The only important economic data released this morning was the Federal Housing Finance Agency’s (FHFA’s) national home price index (HPI), which rose by 0.5 percent in November (lagged). That was in line with economists’ expectations and the 58th monthly increase in a row. On a year-over-year basis, home prices grew by just 6.1 percent in November, the slowest pace of annual growth since July but still well above current measures of wage growth and headline inflation. Moreover, some economists like to compare the HPI to the owners' equivalent rent section of the monthly consumer price index (CPI) report from the U.S. Bureau of Labor Statistics to help spot price bubbles. As the second chart below shows, home values have increased significantly in recent years but remain below the extremes seen prior to the last recession. Going forward, the housing market faces several headwinds but inventories remain low, which means that home prices are likely not going to start falling sharply any time soon. This environment is bad for first-time buyers but apparently appealing to housing market investors (flippers).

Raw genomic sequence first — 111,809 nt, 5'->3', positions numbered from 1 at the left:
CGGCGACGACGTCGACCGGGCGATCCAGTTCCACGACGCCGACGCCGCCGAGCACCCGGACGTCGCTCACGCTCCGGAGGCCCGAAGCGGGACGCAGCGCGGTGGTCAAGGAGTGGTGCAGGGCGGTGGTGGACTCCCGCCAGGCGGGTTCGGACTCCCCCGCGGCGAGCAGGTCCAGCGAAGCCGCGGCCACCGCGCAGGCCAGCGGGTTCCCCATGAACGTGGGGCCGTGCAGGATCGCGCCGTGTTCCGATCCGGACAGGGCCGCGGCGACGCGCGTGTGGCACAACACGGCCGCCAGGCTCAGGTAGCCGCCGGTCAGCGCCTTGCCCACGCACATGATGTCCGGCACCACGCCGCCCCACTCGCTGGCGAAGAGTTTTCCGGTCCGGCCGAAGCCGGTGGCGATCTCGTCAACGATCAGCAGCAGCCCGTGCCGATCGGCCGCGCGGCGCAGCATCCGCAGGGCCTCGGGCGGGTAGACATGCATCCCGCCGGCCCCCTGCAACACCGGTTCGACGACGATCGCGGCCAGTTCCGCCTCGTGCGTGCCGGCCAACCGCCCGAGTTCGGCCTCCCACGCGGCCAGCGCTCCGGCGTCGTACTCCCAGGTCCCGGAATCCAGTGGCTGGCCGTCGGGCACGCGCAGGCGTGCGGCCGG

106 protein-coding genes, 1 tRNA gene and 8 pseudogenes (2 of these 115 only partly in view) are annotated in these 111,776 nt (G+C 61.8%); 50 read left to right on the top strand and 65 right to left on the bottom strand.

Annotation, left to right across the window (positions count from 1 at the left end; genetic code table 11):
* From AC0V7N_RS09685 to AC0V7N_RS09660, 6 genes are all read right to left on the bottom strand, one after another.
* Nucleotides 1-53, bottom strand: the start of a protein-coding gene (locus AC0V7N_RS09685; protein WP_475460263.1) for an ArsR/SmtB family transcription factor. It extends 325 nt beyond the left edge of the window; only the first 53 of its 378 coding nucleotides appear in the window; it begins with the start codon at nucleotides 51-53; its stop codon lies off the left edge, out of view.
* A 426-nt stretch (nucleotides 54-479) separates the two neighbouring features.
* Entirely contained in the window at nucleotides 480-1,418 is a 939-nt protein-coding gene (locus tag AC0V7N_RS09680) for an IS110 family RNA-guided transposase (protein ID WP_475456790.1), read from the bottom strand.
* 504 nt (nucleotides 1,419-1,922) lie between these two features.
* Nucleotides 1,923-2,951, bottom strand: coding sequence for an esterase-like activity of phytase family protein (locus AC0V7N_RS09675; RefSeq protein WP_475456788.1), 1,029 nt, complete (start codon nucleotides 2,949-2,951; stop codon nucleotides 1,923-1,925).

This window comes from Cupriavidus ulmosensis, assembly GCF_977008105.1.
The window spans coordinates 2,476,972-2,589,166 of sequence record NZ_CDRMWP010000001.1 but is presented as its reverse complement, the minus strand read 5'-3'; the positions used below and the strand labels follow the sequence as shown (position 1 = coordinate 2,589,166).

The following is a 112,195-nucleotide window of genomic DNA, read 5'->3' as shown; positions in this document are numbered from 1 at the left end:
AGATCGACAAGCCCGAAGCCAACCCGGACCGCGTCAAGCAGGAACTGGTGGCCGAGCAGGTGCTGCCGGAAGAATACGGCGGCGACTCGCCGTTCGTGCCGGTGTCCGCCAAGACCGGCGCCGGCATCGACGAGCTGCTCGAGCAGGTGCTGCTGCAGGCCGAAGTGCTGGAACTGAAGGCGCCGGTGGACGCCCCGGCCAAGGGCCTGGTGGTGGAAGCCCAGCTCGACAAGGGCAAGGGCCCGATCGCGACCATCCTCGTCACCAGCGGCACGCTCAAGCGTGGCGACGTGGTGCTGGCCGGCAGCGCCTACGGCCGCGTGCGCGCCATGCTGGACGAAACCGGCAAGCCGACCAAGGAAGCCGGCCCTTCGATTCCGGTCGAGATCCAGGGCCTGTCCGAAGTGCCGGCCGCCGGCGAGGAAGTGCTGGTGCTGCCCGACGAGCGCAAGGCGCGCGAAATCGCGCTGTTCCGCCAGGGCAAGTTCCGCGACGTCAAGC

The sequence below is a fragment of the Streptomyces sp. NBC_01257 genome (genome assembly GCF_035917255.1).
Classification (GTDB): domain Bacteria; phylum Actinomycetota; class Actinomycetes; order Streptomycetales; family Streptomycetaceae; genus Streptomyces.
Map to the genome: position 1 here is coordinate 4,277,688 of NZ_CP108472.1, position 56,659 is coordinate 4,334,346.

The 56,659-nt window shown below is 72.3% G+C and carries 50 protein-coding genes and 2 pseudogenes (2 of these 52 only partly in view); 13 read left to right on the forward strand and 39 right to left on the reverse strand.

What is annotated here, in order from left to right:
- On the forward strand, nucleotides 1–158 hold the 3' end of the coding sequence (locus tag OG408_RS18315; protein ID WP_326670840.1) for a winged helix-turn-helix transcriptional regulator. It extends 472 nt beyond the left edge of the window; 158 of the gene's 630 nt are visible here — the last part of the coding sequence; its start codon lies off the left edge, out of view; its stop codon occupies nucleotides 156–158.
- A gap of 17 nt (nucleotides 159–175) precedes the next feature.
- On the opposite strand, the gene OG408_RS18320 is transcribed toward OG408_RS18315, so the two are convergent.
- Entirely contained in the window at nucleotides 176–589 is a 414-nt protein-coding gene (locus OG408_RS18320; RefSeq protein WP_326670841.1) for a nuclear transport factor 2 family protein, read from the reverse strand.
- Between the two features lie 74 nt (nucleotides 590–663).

Sources: Econoday, U.S. FHFA, U.S. DoL, FRBSLPost author: Charles Couch